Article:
While investor calls generally bore us, Netflix dropped quite the bombshell this afternoon:
This quarter we will launch the first MVPD integrations in the U.S. As we did in Europe, we will start with U.S. MVPDs that use the TiVo set-top box and try to extend to non-TiVo devices after that. From an MVPD point-of-view, they would rather have consumers use Netflix through the MVPD box and remote control than have consumers become accustomed to watching video from a smart TV or Internet TV device remote control.
So many possible angles to explore here… RCN is arguably TiVo’s most aggressive US partner, one that previously expressed interest in offering Netflix, and Suddenlink recently polled subscribers regarding the possibility of a Netflix addition. Then we’ve got the whole peering dealio with cable/broadband providers like Comcast to ponder. And, of course, finally is the elephant-in-the-room premise that Netflix had been a cable competitor (although many of us here subscribe to both). Yowza!
As the story goes, CableCARD support has deteriorated since the FCC inadvertently relaxed the requirement last year. Indeed, Tim Gibbons reached out this weekend regarding his inability to tune Fargo … and ignorance (at best) or deception (worst case) from Time Warner Cable’s first line phone support agent. What makes this especially ironic (or depressing) is Tim’s role in the cable television industry. If the producer of Curb Your Enthusiasm can’t keep his TiVo’s CableCARD going, what hope do the rest of us have?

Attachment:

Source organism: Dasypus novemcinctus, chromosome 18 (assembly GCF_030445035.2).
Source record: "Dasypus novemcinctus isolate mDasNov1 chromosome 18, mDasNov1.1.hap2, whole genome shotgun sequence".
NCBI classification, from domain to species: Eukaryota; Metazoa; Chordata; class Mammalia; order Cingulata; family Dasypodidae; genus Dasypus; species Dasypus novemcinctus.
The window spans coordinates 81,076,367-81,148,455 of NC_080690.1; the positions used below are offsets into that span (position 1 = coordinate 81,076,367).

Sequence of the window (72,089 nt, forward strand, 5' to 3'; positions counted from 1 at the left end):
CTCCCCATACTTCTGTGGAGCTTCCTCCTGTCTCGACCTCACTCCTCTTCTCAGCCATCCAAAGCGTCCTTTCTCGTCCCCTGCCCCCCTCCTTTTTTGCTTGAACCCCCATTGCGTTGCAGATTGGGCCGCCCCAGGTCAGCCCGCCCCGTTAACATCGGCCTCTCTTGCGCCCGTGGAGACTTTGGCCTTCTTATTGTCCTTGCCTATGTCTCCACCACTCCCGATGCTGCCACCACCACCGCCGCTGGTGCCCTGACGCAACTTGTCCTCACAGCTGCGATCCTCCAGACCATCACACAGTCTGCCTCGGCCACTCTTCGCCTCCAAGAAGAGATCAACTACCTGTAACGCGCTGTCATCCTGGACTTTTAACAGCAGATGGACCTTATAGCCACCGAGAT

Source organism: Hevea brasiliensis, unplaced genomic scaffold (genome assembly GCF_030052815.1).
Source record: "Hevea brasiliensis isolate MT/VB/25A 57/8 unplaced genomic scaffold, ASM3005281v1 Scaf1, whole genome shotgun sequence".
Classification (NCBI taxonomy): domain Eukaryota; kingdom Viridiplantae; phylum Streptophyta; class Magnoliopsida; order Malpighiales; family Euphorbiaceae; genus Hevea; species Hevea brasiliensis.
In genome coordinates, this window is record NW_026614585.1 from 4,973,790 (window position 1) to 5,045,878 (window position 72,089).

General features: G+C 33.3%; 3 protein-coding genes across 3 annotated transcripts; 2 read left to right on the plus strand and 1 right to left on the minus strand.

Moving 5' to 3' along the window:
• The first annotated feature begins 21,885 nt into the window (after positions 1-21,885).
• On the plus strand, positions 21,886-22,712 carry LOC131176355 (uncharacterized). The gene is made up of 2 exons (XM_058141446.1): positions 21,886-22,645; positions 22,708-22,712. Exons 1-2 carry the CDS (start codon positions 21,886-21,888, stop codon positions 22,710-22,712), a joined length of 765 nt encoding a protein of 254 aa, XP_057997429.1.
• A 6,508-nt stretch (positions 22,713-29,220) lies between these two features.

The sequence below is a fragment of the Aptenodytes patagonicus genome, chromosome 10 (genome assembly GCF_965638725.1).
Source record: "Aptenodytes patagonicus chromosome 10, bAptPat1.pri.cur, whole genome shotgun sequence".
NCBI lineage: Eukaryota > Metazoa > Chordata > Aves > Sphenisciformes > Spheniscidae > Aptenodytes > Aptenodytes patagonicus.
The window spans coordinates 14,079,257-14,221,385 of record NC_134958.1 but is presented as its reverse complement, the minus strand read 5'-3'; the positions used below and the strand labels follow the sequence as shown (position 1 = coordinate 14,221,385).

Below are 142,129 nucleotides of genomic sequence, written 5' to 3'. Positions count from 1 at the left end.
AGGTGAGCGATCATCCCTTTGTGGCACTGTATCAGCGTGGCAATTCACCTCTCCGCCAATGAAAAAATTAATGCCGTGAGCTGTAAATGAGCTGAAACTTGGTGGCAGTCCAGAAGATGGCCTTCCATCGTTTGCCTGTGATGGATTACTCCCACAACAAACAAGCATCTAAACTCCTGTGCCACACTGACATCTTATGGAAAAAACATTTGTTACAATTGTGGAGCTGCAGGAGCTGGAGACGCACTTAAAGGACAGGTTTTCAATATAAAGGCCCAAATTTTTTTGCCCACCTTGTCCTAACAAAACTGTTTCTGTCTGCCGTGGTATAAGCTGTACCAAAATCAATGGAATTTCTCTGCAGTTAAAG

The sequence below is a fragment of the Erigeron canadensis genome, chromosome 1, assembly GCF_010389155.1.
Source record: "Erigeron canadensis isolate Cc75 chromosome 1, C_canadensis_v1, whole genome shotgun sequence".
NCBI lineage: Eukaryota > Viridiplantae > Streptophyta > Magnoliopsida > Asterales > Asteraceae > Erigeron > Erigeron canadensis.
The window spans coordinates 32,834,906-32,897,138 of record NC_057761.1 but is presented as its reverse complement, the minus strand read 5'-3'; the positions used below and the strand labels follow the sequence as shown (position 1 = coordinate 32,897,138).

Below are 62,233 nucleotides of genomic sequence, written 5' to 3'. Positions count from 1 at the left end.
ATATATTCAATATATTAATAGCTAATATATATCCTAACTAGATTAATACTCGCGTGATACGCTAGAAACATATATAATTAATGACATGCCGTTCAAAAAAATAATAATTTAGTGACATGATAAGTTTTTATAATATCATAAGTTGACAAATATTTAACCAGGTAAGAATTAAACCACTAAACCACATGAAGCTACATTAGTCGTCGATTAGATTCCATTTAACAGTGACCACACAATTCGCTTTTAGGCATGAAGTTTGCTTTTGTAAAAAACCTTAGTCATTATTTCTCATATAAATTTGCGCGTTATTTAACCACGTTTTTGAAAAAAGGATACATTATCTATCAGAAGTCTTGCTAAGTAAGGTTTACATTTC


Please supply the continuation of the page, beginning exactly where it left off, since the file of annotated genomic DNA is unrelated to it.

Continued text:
Beyond public shaming, we currently have a rare and unique opportunity to influence the FCC as they evaluate Big Cable’s push to end CableCARD … without having identified a successor. But you better fire up those word processors post-haste as today, April 21st, is the deadline. Hit this FCC link, click Reply To Comments, and make sure you reference Proceeding Number 14-16. For comparative purposes, you can review previously submitted comments here.
Tim’s TWC transcription follows: Continue Reading…
Yesterday’s news, today! While we patiently await smartphone search from our Rokus, two notable updates worth sharing slipped my radar late last year. First, the originally anemic “USB Media Browser” has steadily improved as it evolved from a private app into a Roku-branded initiative… now featuring DLNA support, in addition to the new “Media Player” label. Next, the formerly free Plex channel has implemented a one-time $4.99 fee. Fortunately, those of us who’d previously installed the channel have been grandfathered and Plex provides new users a free 30 day trial – so folks can see for themselves how useful it is in handling our digital media libraries ahead of a purchase.